Kolkata, Sep 12 (IANS) Tata Steel on Monday reported a 10-fold jump in its net loss to Rs 3,183 crore in the quarter ended June 30, as compared to a net loss of Rs 317 crore in the corresponding quarter last year.
“Loss from discountinued operations of Rs 3,296 crore was recognised on account of divestment of Long Steel UK Limited. The sale was completed during the quarter,” said the steel producer, adding the total comprehensive income for the period was a loss of Rs 2,833 crores due to the divestment.
Its EBITDA (earnings before interest, tax, depreciation and amortisation) in the quarter stood at Rs 3,270 crore, up by 21 percent higher from the year ago period due to improved operating performance across India, Europe and Southeast Asia.
“The group performance improved significantly this quarter across all major geographies with consolidated EBITDA margins expanding by 520 basis points (bps) sequentially and by 280 bps over Q1 FY16 with all geographies contributing to the performance improvement.
“Despite muted market demand, our India business improved its underlying EBITDA performance by 310 bps compared to the previous quarter and it is heartening to mention that the Kalinganagar start up is progressing as per plan,” said Group Executive Director (Finance and Corporate) Koushik Chatterjee.
Company’s capital expenditure (capex) was at Rs 2,442 crore in June quarter. “Of this, Rs 1,118 crore was incurred in India, largely on the completion of the 3 mtpa greenfield steel plant in Kalinganagar and the related projects. Rs 679 crore was incurred in Europe,” it said.
Tata Steel UK is currently progressing with the divestment of the specialty steel business and the pipe mills in Hartlepool. The company said that it would continue discussions with industry players to explore options for a strategic collaboration through a potential joint venture.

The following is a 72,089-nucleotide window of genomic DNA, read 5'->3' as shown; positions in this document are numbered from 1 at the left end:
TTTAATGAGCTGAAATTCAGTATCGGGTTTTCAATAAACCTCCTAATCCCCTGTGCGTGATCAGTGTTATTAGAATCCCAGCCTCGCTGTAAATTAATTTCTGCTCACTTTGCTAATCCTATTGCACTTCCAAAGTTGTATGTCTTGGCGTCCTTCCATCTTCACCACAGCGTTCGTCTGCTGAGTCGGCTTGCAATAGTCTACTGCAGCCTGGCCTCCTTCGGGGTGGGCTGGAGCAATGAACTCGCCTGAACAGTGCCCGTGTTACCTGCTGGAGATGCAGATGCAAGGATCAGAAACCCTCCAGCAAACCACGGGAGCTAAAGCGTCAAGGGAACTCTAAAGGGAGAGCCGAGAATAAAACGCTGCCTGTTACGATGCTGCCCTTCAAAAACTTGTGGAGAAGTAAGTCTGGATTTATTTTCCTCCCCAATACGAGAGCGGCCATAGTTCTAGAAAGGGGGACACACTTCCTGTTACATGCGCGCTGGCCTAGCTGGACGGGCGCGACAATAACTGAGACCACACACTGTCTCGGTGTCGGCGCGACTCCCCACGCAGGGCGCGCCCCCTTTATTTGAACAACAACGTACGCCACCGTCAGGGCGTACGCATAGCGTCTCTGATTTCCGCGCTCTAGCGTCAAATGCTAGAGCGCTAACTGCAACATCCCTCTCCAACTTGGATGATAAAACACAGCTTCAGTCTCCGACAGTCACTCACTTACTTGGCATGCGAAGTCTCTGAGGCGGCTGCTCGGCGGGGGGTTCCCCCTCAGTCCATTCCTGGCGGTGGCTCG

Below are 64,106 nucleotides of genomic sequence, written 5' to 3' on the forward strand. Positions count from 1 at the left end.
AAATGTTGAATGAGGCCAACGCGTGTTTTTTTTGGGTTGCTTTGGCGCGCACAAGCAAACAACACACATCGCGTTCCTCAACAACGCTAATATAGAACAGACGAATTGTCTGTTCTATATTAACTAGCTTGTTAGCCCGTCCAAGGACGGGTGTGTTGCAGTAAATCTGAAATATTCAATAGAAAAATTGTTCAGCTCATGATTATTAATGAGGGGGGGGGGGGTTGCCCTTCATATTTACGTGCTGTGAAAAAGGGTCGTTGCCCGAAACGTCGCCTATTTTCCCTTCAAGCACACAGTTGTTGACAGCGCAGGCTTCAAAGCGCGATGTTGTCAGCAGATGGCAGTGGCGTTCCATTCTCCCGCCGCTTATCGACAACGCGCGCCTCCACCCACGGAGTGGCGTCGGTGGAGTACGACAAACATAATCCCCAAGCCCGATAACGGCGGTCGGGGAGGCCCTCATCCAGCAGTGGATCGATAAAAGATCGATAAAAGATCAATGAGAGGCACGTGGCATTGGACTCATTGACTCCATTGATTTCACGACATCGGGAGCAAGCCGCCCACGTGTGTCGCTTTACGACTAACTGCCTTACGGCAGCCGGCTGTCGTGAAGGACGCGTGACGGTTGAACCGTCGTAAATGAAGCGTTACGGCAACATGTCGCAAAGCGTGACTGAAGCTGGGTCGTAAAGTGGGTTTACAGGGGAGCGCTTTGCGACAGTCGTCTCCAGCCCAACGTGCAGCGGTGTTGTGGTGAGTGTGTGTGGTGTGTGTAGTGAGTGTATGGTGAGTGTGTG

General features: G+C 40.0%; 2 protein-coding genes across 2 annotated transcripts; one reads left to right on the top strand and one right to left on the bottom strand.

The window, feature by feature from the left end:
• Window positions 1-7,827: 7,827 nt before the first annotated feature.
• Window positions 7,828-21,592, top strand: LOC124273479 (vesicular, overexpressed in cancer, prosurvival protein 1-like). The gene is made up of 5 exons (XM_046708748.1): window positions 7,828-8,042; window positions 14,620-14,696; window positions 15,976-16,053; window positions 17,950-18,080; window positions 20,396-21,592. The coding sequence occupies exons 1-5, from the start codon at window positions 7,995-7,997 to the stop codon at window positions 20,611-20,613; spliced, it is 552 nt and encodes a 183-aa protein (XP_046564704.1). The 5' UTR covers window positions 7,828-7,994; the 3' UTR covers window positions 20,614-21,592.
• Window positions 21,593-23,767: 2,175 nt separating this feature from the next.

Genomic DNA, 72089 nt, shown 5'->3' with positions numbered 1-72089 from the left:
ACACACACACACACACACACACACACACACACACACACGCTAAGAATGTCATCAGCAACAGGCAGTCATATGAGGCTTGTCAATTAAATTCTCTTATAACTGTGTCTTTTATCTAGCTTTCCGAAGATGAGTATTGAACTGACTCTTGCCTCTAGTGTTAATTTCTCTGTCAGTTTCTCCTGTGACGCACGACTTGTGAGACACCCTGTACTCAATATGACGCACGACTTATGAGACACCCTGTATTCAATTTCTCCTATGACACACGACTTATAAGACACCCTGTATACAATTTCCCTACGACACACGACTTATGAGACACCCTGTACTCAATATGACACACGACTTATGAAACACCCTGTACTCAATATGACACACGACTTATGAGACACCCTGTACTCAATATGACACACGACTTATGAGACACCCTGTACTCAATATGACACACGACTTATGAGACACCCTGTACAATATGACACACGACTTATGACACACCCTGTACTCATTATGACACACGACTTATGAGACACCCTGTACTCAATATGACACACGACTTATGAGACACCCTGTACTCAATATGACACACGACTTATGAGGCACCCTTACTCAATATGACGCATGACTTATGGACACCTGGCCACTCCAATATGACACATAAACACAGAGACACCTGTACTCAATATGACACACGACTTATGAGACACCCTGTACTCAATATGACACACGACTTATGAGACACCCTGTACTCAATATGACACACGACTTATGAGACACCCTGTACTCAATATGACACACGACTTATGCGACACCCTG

“In Europe, the positive impact of the structural restructuring undertaken in the UK in the last 6 months along with a weaker pound, cost reduction measures and an effective hedging strategy on raw material imports have enabled the business to report better performance for the quarter,” Chatterjee said.
With the completion of the long products divestment, Tata Steel Europe will focus on being a premium strip player.
On the company’s performance in India, T.V. Narendran, Managing Director of Tata Steel India and Southeast Asia, said: “Seasonal headwinds and a slowdown in a large steel consuming sector like real estate affected steel demand in the quarter. While the regulatory changes have helped stem the flood of imports, domestic supply has increased and added to the competitive pressure.”
According to him, company’s auto business grew by 19 percent over the last year and branded products now contribute around 34 percent of overall sales.
Despite continued imports from China, the Southeast Asia operations have shown a significant improvement in the business due to the focus on downstream products and solutions, exports and effective management of spreads, he said.
On the business outlook, the steel manufacturer said that realisations in the current quarter (July-September) were expected to be affected by lower demand from large steel consuming sectors due to monsoons. Demand is expected to pick up post-monsoon and the festive season on the back of increase in disposable income.
“EU (European Union) economy is expected to continue to grow gradually though UK’s stronger growth may slow down following the referendum result,” the company said.